The rotary press is used for processing a variety of materials for applications that may include insulation for transformers, surface protection for primed or painted surfaces, and tamper-evident labels for medical supplies. Material types include films, foils, and adhesive label stock with thicknesses ranging from 0.001 in. to 0.015 in., widths up to 13 in., and lengths up to 22 in.

The press can be used for intricate, closely nested die patterns, with tolerances to +/- 0.005 in. The machine also has rewinding capabilities for rolls with a diameter of up to 16 in., and sheet-and-stack capabilities. Final assembly includes kitting the cover packages into the appropriate numbers for inclusion into custom boxes.

Working with the right converter

The ability to investigate alternatives and to apply different technologies to meet a design challenge is a critical capability that manufacturers require in a converter. Medical and dental applications might require ultrasonic welding, multilayer lamination of films and adhesives for skin contact, experience in producing dressings to secure IVs, surgical drapes, and customized hydrocolloid dressings.
For example, in the design of antimicrobial packaging, ultrasonic welding provides a strong seal without heat; plus, it delivers a repeatable, reject-free product without seal contamination, while streamlining production.

Ultrasonic welding uses high-frequency, low-amplitude vibration to create heat between the two materials being joined. When used with plastics, it is important that both materials are made from similar amorphous polymers and have near equivalent melting points. The thermal rise in the bonded area is produced by the absorption of vibrations, and by the friction of the surfaces of the parts. The material plasticizes locally, creating an insoluble connection between both parts within a short period of time.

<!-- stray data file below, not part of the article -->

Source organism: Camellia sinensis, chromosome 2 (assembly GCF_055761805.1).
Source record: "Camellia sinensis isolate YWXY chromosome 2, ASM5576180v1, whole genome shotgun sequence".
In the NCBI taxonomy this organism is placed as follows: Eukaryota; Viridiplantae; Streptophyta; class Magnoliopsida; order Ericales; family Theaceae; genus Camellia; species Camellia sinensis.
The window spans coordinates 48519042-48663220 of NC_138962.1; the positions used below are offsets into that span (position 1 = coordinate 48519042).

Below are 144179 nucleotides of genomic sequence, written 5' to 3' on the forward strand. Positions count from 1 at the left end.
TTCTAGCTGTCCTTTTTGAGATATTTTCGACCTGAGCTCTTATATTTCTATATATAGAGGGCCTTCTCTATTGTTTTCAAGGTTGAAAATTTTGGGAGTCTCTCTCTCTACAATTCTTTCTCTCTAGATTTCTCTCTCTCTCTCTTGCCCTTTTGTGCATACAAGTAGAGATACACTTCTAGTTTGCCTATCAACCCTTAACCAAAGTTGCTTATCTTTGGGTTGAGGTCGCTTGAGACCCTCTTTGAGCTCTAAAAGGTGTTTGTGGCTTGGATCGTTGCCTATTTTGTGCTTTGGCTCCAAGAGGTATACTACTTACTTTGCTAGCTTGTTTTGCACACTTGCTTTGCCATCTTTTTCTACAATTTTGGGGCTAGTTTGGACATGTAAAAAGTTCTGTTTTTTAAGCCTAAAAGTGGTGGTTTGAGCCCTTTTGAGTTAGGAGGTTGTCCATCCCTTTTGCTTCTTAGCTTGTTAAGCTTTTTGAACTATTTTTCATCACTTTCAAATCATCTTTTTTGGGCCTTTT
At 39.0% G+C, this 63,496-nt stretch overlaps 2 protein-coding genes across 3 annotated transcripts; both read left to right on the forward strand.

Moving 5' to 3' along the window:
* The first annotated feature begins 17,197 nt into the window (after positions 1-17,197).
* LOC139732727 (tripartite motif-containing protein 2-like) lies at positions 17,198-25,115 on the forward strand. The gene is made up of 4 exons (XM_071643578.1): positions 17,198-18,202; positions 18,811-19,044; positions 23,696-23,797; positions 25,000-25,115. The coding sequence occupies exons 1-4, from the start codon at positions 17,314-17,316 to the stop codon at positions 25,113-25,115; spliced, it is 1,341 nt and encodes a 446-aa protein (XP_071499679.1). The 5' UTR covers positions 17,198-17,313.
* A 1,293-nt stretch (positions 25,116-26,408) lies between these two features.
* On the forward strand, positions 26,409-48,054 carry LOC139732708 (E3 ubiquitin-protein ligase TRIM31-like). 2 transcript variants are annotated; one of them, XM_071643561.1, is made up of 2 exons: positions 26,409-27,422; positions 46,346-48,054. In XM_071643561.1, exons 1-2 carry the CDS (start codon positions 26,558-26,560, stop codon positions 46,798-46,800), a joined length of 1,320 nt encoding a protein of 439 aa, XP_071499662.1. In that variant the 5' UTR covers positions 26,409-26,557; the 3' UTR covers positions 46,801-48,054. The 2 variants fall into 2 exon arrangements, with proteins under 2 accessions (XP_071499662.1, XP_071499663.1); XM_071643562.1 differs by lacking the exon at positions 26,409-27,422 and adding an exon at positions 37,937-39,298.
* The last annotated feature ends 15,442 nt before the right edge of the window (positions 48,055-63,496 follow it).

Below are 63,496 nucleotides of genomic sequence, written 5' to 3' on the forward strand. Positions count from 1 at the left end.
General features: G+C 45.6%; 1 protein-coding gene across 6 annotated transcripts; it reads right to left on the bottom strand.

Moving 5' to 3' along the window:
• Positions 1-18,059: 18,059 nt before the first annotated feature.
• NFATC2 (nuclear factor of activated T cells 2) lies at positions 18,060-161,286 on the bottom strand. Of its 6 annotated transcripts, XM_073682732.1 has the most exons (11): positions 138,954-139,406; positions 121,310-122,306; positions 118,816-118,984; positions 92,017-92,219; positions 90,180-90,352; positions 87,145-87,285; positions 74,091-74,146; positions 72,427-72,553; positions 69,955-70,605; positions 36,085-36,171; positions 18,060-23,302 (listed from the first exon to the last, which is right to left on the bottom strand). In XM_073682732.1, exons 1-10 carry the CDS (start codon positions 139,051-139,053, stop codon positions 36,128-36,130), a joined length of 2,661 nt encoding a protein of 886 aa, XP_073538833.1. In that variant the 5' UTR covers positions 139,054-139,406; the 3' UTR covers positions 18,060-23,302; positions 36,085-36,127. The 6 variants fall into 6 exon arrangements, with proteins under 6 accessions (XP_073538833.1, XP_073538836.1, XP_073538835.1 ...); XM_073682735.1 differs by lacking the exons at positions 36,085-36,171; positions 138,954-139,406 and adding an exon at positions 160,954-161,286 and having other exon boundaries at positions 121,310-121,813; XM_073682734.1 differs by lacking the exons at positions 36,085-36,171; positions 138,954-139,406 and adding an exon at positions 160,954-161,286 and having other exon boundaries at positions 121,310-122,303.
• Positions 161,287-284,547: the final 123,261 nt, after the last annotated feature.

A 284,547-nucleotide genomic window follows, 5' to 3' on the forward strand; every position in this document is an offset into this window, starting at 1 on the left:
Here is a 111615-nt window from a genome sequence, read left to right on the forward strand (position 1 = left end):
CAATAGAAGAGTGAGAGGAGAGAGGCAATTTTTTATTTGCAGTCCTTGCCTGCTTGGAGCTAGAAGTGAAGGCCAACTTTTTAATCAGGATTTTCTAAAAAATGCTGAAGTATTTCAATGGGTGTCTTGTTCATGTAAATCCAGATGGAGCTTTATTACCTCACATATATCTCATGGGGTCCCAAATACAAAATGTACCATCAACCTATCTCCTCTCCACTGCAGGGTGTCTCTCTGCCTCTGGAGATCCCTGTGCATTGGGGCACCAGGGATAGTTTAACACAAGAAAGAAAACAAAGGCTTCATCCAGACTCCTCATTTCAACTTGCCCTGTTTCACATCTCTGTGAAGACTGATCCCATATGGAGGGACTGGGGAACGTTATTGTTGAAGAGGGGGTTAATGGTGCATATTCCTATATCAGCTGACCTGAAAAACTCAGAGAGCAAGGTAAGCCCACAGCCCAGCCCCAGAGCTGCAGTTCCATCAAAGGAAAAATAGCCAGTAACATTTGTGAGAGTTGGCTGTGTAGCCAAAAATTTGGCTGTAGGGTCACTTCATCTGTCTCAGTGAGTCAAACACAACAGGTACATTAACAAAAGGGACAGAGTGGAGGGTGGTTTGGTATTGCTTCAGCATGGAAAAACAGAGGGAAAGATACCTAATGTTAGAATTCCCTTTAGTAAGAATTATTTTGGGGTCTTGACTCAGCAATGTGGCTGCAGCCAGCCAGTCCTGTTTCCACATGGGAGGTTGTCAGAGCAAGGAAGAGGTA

The joint quality is uniform because the energy transfer and the released heat remains constant and is limited to the joining area. Ultrasonic welding is fast and clean and is suited for small parts like the microbial-resistant cover.

For complex foam tape die-cut components, water jet die cutting provides a solution that delivers clean-cut edges with the foam material. Laser die cutting, kiss cutting, slitting, and laminating can also be used in converting for medical applications.

In many instances, a converter can also provide extensive label printing capabilities for tamper-evident and custom pressure-sensitive labeling of medical devices. An experienced converter has strategic relationships with world-class materials suppliers to assist its customers in selecting the best material for the intended use, and to expedite materials sourcing. Whether adhesive films or liquids, critical material properties are considered by the converter in any project, including chemical, thermal, and moisture resistance. The converter will understand the impact of material selection on the overall manufacturing process, and design material systems that optimize production efficiency and improve overall cost-effectiveness.

--Article contributed by Heather Doughty, technical sales representative, and Tesfaye Leta, product process developer with Fabrico, a designer, prototyper, and manufacturer of flexible materials and bonding, joining, and sealing solutions for medical and other applications.

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This is some thing will change the way we get medicines.